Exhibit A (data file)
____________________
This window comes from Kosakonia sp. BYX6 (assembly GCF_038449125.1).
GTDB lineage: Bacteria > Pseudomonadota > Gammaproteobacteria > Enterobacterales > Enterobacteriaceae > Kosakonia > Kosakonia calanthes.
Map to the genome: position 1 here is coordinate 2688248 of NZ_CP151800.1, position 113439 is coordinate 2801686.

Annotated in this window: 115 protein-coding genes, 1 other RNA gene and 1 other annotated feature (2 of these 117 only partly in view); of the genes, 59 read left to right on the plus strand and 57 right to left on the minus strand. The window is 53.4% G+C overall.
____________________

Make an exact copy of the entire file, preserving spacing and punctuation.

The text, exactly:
This window comes from Kosakonia sp. BYX6 (assembly GCF_038449125.1).
GTDB lineage: Bacteria > Pseudomonadota > Gammaproteobacteria > Enterobacterales > Enterobacteriaceae > Kosakonia > Kosakonia calanthes.
Map to the genome: position 1 here is coordinate 2688248 of NZ_CP151800.1, position 113439 is coordinate 2801686.

Annotated in this window: 115 protein-coding genes, 1 other RNA gene and 1 other annotated feature (2 of these 117 only partly in view); of the genes, 59 read left to right on the plus strand and 57 right to left on the minus strand. The window is 53.4% G+C overall.